as soon as you can.
Q: I have this great joke. You see, these three strings walk into a
A: Oh dear. Don't spoil it for me. Submit it to rec.humor, and post
it to the moderator of rec.humor.funny at the same time. I'm sure
he's never seen that joke.
Q: What computer should I buy? An Atari ST or an Amiga?
A: Cross post that question to the Atari and Amiga groups. It's an
interesting and novel question that I am sure they would love to
investigate in those groups. In fact, post your question at once,
to as many technical groups as you can think of, concluding your
request with the line "Please reply by mail, as I do not follow this
group." (No one will find such a statement impertinent; remember,
the net is a resource to help you.)
There is no need to read the groups in advance or examine the
"frequently asked question" lists to see if the topic has already
been dealt with. Any such warnings are for people without your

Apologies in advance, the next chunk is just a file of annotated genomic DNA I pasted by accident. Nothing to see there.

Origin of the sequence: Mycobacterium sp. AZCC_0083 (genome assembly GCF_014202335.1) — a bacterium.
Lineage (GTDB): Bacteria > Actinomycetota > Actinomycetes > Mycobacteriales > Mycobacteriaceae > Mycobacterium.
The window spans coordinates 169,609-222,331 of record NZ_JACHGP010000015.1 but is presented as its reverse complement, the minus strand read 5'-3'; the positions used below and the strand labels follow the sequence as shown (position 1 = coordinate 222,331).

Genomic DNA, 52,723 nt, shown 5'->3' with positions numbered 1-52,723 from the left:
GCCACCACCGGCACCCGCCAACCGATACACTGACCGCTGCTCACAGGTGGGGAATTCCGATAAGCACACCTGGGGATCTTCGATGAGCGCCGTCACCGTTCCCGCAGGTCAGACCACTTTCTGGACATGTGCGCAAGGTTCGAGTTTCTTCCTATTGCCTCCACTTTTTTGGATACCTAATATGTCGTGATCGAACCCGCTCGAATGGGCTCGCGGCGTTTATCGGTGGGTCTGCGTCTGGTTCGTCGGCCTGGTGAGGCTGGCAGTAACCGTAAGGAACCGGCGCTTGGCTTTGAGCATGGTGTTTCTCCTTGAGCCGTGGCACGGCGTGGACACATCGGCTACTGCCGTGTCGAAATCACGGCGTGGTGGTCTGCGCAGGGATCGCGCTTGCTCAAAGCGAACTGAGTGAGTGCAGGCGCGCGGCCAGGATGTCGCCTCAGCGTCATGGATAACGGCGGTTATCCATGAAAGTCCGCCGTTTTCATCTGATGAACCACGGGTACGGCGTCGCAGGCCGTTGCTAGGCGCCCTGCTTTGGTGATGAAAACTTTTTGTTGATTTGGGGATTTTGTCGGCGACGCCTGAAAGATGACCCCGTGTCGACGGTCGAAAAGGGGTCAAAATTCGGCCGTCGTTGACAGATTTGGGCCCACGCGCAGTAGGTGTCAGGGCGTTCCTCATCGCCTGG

innate sense of netiquette, and whose uninspired questions are bound
to be repetitive. Your question is sure to be unique; no point
checking the list to see if the answer might be there already. How
could it be, when you only just thought of the question?
Q: What about other important questions? How should I know when to
A: Always post them. It would be a big waste of your time to find a
knowledgeable user in one of the groups and ask through private mail
if the topic has already come up. Much easier to bother thousands of
people with the same question.
Q: Somebody just posted a query to the net, and I want to get the
answer too. What should I do?
A: Immediately post a following, including the complete text of the